It wasn’t that long ago when 2GB VRAM seemed an absurd amount. At the tail end of the last generation of consoles, gaming PCs were many, many times more powerful, and if you had a whopping 2GB of GDDR5 memory it felt like you’d be set for years to come.

As it turns out this anything but the case, and the consoles' generational leap has had a knock-on effect to amount of video memory we need in our graphics cards. The use of unified memory in the PlayStation 4 and Xbox One has had an impact as well, giving game developers 8GB of GDDR5 memory to do with as they please, whether as VRAM or high-speed system memory. We as PC gamers are also seeing our expectations rise, pushing for 1440p or 4K gaming and even beyond.

First of all, let’s look at the importance of video memory. When playing a game, the VRAM is responsible for sending information to the GPU, much like system memory sends information to the CPU. While this data is already stored on your hard drive in a game’s installation folder, this allows quicker and easier access to what’s currently needed and prevents your system from slowing down.

Resolution, texture quality and antialiasing options are the key graphics options which affect VRAM usage. The higher the resolution you want to play at, with greater texture and image quality, the more VRAM you’re going to need.

The last generation of consoles were typically running games at 720p resolution. Some were lower, while the less graphically intense games ran at 1080p. At 1280 x 720 resolution a graphics card is rendering 921,600 pixels every frame, or just over 55 million pixels per second if running at 60fps. The bump up to 1080p means 2,073,600 pixels rendered every frame, or over 124 million frames per second at 60fps. At 4K resolution and 60 frames per second you’re looking at 497 million pixels rendered each and every second. Move up to 8K and you’re looking at billions of pixels per second. This demands an exponential leap in GPU performance and VRAM demands.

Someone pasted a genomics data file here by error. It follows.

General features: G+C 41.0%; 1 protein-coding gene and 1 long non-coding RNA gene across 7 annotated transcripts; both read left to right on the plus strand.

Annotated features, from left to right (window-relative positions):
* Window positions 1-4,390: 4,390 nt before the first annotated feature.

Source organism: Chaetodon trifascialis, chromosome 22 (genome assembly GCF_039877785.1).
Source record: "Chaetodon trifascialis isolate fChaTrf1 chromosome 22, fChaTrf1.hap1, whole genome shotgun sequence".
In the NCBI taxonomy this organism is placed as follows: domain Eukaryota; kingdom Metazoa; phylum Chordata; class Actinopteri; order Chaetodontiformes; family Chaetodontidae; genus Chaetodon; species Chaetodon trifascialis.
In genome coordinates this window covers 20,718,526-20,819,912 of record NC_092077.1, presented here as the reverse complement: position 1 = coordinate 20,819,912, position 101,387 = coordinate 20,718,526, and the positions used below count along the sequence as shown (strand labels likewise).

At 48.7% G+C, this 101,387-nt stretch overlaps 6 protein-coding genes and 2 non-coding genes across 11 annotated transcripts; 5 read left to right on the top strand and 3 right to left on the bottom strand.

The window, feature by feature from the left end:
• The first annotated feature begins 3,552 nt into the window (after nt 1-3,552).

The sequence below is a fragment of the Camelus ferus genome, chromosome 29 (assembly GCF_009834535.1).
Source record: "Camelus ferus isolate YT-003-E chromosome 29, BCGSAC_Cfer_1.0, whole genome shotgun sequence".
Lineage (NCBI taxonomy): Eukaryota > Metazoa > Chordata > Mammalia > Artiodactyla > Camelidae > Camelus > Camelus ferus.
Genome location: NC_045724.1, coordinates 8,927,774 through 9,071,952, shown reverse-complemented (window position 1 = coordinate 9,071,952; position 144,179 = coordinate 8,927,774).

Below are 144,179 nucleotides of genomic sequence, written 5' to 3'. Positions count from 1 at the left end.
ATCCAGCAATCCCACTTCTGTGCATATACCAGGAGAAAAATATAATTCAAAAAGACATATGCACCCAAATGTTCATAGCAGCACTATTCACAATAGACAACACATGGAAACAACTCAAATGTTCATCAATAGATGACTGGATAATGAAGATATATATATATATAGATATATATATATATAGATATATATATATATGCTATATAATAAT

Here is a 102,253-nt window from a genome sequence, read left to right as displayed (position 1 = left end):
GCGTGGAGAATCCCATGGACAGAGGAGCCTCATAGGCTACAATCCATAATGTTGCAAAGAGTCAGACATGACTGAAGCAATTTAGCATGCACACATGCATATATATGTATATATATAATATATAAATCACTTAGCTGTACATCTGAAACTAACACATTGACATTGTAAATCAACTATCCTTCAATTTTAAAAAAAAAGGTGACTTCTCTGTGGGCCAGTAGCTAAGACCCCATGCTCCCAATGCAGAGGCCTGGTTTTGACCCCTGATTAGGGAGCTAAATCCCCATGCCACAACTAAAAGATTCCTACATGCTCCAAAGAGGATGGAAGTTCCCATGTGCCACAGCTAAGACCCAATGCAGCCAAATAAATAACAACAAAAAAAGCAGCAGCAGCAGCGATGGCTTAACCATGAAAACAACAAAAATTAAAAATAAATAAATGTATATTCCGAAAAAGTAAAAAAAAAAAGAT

Aside from the money in your pocket, having too much VRAM is never going to be a problem. On the other hand, if you find you don’t have enough you will encounter significant performance dips and slowdown.

For many gamers the dilemma is that some of the cheaper cards are going to run out of performance before they get anywhere near the VRAM usage of their GPU. To that end, when opting for an entry-level graphics card it can be easy to overcompensate.

Right now for 1080p gaming you’re looking for at least 2GB memory, rising to 3GB for 1440p and at least 6GB GDDR5 or 4GB HBM for gaming at 4K resolution. If you want to future proof your graphics card though then you’re going to want to go above and beyond this if you’re aiming for High or Ultra settings. Those looking to max out their games will find a sweet spot at 1080p with a GTX 970 or and R9 390, with 4GB or 8GB VRAM respectively. 

Right now if you’re intending on picking up a mid to high-tier graphics card, you’re looking at 4GB VRAM being the minimum option. Both AMD and Nvidia have lower-tier graphics cards in their current families with 2GB VRAM, but anything $250 and up is going to have at least 4GB.

Ultimately it comes down to consumer choice though, and whether gamers think the additional VRAM is necessary for higher settings right now. We’ve just come over a system requirements peak so we should experience a slowing down of more demanding games, more in line what we were seeing prior to the launch of the current-gen consoles. This comes at a time when we’re also expecting a gigantic leap in GPU performance, with Nvidia’s Pascal and AMD’s Greenland GPUs arriving next year. These are both packing the super-fast HBM2 memory standard, up to 32GB HBM2 memory which would make VRAM concerns a thing of the past.

How much VRAM do you think is a necessity for PC gamers picking up a graphics card this year? 

Vote - Click on the bar or text you want to cast your vote on